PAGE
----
AMRITSAR, India (Reuters) - An angry mob threw stones at police on Sunday near the site of a deadly railway accident in north India, demanding immediate financial compensation for the families of the victims and government jobs for those who lost wage-earners.
A group of about 100 people staged the protest in the northern city of Amritsar where a train plowed through a crowd gathered to watch the burning of effigies and a fireworks display on Friday as part of a Hindu festival, killing 59.
Many of the victims were either on the railway tracks or near them and did not hear the commuter train coming in the noise of the crackers and giant effigies burning in the darkness, witnesses and officials said.
Relatives of the victims have turned on the railways for allowing the train to go through when there were scores of people near the tracks. The railways said they were not informed about the plans and that people should not have been standing near the tracks.
On Sunday, relatives and locals gathered at the accident site and began throwing stones at police, saying there was no help coming for the grief-stricken families.
“Down with the government,” a youth shouted, while others lunged toward police constables guarding the site, where an inquiry has been ordered.
“They should give the close relatives of the dead and the injured government jobs. They should also make sure they get the compensation quickly. Nobody has received anything till now,” said Ravinder, one of the protesters who only gave his first name.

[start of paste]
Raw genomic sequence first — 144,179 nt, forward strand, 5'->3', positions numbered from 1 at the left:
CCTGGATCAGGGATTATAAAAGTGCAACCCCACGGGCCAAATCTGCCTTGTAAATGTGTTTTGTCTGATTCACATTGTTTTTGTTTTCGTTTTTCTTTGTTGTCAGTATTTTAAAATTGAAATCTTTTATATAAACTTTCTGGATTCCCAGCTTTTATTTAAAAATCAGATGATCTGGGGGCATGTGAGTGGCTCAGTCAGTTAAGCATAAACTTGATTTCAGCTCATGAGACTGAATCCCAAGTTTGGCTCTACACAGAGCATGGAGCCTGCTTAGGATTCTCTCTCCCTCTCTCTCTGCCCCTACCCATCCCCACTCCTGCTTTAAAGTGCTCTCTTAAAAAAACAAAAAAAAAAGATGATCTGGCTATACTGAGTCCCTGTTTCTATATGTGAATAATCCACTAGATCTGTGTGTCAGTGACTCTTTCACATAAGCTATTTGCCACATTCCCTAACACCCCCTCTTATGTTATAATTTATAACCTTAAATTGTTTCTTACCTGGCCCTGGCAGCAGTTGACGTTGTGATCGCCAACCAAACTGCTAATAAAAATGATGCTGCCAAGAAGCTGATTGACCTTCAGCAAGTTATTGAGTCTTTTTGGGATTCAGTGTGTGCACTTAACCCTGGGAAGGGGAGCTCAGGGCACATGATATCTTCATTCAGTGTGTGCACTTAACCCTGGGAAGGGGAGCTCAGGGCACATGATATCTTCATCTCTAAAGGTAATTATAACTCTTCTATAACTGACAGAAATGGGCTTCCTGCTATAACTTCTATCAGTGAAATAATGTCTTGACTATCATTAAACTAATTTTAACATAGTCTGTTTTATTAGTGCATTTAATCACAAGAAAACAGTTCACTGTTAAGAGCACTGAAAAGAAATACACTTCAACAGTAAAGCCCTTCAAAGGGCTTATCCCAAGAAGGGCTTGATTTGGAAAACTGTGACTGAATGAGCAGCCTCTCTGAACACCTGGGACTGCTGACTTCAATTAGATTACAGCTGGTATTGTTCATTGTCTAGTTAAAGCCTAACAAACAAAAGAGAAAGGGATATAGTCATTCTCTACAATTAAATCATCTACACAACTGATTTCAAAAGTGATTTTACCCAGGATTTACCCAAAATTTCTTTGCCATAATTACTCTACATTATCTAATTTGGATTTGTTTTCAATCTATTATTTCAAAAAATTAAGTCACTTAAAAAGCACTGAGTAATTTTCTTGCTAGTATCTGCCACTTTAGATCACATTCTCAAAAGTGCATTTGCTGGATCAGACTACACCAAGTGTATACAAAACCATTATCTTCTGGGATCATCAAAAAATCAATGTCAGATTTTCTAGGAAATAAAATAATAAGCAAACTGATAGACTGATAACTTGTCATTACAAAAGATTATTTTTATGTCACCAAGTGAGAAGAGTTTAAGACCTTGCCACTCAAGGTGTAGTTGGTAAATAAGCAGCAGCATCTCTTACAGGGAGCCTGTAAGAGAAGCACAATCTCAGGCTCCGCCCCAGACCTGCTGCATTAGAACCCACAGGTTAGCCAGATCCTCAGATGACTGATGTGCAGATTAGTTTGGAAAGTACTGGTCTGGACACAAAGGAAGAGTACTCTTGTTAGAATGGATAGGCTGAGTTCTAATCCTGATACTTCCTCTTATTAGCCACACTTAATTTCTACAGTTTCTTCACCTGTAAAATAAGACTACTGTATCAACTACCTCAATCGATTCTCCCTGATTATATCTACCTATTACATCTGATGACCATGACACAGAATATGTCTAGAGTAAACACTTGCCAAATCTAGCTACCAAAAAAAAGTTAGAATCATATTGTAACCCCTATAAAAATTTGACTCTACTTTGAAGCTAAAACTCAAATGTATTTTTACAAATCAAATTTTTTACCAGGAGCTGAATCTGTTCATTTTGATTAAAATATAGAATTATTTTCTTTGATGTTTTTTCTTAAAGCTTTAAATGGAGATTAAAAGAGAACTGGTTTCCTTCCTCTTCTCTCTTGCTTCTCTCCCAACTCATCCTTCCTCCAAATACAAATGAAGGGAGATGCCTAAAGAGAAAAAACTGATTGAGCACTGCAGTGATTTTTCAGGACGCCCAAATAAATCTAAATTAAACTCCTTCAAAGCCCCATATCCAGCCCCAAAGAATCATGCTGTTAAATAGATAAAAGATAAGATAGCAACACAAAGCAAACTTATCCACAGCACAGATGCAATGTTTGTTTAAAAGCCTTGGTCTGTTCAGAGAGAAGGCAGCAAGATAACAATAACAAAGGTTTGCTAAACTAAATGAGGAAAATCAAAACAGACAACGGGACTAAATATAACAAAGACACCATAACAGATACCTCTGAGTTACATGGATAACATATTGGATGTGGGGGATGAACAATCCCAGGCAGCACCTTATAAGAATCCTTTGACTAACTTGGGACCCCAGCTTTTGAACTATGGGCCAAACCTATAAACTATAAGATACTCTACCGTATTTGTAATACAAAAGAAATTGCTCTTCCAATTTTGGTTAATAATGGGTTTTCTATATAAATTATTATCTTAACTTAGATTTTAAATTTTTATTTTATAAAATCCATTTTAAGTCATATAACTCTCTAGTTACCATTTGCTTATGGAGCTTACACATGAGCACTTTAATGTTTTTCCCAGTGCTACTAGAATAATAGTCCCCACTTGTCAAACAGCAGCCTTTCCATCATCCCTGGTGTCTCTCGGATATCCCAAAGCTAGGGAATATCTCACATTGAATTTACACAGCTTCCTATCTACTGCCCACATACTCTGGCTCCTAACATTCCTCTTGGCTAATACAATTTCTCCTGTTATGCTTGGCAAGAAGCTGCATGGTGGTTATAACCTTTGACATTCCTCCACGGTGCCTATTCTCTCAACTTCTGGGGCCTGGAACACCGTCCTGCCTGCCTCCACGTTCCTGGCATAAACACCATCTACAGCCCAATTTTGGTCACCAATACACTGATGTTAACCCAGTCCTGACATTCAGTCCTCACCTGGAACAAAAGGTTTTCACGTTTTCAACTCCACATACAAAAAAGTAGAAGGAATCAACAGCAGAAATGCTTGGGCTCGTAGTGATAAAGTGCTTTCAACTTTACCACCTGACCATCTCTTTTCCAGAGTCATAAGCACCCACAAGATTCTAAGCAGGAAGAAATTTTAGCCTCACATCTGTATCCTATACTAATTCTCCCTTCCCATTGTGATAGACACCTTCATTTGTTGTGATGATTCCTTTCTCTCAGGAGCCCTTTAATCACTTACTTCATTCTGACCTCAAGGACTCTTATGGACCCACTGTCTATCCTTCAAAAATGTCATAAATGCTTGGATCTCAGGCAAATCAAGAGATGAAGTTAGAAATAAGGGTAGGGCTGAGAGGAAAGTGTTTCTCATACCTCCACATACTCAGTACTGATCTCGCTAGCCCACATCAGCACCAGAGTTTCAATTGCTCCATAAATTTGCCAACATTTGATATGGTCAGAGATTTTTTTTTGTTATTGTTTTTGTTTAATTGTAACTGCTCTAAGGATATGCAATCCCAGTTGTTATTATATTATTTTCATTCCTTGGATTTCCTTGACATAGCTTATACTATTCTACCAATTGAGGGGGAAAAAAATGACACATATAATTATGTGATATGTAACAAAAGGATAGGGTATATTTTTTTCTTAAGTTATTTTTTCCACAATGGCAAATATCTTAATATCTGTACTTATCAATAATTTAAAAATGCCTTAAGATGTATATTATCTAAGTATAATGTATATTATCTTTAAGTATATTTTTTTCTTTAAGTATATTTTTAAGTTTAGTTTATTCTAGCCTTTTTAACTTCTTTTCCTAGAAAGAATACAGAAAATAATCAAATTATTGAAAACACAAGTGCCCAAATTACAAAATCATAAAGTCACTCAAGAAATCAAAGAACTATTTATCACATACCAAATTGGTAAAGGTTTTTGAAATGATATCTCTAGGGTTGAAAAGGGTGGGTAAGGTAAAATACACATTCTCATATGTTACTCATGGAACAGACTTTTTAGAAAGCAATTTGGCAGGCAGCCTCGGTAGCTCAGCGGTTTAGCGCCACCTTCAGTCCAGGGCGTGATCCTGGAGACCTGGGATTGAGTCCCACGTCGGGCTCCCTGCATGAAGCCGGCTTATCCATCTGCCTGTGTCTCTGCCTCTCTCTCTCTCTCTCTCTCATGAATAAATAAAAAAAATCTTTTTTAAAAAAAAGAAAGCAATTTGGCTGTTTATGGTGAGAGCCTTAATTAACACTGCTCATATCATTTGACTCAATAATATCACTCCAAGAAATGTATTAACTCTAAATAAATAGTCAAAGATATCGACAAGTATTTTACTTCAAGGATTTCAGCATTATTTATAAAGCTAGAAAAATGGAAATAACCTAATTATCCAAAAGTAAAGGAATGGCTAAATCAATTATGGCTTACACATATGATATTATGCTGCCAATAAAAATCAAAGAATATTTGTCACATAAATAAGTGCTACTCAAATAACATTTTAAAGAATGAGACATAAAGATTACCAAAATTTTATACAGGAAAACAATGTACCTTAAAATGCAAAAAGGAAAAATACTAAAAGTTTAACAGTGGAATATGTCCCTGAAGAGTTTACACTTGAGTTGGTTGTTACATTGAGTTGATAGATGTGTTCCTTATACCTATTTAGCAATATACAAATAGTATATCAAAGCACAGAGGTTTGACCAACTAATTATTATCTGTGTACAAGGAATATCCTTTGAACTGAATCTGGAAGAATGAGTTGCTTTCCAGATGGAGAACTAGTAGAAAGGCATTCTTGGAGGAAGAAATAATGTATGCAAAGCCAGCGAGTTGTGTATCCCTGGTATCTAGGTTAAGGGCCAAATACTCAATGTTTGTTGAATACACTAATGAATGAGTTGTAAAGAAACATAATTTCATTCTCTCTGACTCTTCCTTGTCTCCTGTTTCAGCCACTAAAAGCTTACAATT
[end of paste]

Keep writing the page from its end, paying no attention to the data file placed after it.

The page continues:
Police charged at the stone pelting mob with sticks to disperse them.
Amarinder Singh, the chief minister of Punjab, the state where the accident took place, announced compensation of 500,000 Indian rupees ($6,815) for those who lost family members and free treatment for those injured in the accident.
But such compensation often takes months or even longer in reaching the families.
Shops were shut across Amritsar, to mourn the victims of the latest disaster to hit the railways, one of the most deadly in years.
Data from parliament in July showed that 49,790 people were killed by trains in India between 2015 and 2017.
A railways official said the driver of the train told authorities he had applied brakes and honked on sighting the crowd near the tracks, but was not able to stop the train on time.
Amrit Singh, the director of the railway station at Amritsar, said a commuter train traveling at 90 km per hour (56 miles per hour) would travel for 700 meters (765 yards) after the brakes are applied before stopping.
“In this case, the driver had just 200 meters, or less. There is no way he could have stopped the train,” Singh said.
Editing by Sanjeev Miglani and Christian Schmollinger